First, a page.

Because of the predominance of private farms in communist Poland, privatization of agriculture was not a major necessity during the reform period, as it was in the other postcommunist countries. Excessively large state farms were to be split into more efficient units and sold; some state farms would be converted into modern agrobusinesses operating as limited stock companies; and a certain number were to be retained as state experimental farms. In all cases, however, rapid modernization and improvement in agrotechnology were urgent requirements.
The streamlining of agriculture faced serious obstacles in the early 1990s, notably because of the existing agrarian structure. Private farm size had to increase to provide farmers a satisfactory level of income and investment. Drastic reduction in the agricultural labor force also was needed. Because unemployment outside agriculture rose in 1991 and 1992, however, only gradual reductions were possible. A satisfactory social safety net and retraining programs for displaced agricultural workers were prerequisites for further reductions in labor. Experts estimated that unemployment on former state farms would reach 70 to 80 percent, meaning about 400,000 lost jobs, once the farms were privatized and streamlined.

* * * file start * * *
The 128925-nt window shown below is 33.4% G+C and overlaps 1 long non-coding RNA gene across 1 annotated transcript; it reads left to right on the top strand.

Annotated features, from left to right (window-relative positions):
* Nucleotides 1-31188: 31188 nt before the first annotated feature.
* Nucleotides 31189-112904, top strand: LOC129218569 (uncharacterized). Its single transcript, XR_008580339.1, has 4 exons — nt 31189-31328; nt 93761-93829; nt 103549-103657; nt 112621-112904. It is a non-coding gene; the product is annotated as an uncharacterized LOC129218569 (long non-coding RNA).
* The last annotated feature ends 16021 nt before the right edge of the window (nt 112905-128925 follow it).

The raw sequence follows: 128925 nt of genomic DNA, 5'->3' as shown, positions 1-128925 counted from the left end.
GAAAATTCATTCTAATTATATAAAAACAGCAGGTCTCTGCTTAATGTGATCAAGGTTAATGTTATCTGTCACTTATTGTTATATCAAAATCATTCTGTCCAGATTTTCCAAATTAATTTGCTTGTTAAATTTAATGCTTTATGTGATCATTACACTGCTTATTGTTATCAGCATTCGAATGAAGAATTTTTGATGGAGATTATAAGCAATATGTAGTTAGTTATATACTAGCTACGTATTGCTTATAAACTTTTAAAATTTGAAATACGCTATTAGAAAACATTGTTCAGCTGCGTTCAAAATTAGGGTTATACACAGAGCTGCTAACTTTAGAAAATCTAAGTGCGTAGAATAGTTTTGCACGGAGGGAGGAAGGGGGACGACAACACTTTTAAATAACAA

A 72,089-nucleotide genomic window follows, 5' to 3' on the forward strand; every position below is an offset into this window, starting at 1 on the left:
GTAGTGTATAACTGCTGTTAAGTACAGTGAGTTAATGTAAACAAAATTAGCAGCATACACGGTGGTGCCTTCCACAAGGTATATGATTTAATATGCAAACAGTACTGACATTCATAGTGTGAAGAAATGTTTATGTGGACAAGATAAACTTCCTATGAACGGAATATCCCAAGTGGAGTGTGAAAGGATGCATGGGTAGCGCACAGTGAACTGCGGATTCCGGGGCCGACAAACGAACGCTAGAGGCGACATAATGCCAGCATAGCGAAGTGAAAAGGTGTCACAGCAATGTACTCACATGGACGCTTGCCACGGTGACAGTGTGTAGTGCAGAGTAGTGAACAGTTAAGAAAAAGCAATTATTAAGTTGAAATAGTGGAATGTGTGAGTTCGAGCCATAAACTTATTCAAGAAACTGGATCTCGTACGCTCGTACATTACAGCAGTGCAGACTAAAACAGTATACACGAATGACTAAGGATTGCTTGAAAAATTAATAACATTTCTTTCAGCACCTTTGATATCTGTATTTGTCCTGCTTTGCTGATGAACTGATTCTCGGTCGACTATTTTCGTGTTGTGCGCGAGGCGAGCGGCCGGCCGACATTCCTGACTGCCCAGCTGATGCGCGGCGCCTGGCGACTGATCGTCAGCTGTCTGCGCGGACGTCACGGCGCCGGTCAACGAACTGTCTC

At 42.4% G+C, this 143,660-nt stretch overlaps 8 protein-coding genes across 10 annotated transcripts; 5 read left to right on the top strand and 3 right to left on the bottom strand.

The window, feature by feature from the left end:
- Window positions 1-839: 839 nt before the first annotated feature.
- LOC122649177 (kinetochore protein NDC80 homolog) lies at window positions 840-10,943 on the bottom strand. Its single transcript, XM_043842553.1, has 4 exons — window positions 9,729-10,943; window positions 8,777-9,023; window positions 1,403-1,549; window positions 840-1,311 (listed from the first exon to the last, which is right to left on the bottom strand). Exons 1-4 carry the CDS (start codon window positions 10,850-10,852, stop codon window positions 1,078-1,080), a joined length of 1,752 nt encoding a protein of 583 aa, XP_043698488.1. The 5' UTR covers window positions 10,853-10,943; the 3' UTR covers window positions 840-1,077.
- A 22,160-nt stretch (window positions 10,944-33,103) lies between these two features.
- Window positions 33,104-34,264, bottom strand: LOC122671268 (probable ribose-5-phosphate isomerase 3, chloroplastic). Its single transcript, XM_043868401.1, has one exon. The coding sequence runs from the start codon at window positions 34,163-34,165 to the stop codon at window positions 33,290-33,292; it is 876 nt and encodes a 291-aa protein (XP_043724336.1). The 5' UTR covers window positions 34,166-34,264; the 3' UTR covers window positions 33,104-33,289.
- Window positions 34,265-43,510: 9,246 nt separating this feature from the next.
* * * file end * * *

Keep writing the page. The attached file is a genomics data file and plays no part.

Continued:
Considerable investment is needed to provide adequate agricultural infrastructure, including road improvement, telecommunications, water supply, housing, and amenities. Especially important is establishment of a well-developed, competitive network of suppliers of materials and equipment necessary for modern agricultural production. Equally necessary are commercial firms to purchase agricultural products and provide transportation and storage facilities. In particular, expansion and modernization of the food-processing industry are necessary to strengthen and stabilize demand for agricultural products. The first postcommunist governments prepared agricultural modernization programs, and some financial help was obtained from the World Bank and Western governments for this purpose. Modernization was expected to require several decades, however.
By 1992 nearly all the 3,000 remaining state farms had substantial unpaid bank loans and other liabilities. For this reason, and because the government had not devised usable privatization plans at that point, the Farm Ownership Agency of the State Treasury was authorized to take over all the state farms in 1992. The agency was authorized to lease state farm lands to either Polish or foreign renters, as a temporary measure to ensure continued productivity.
More about the Economy of Poland.
Source: U.S. Library of Congress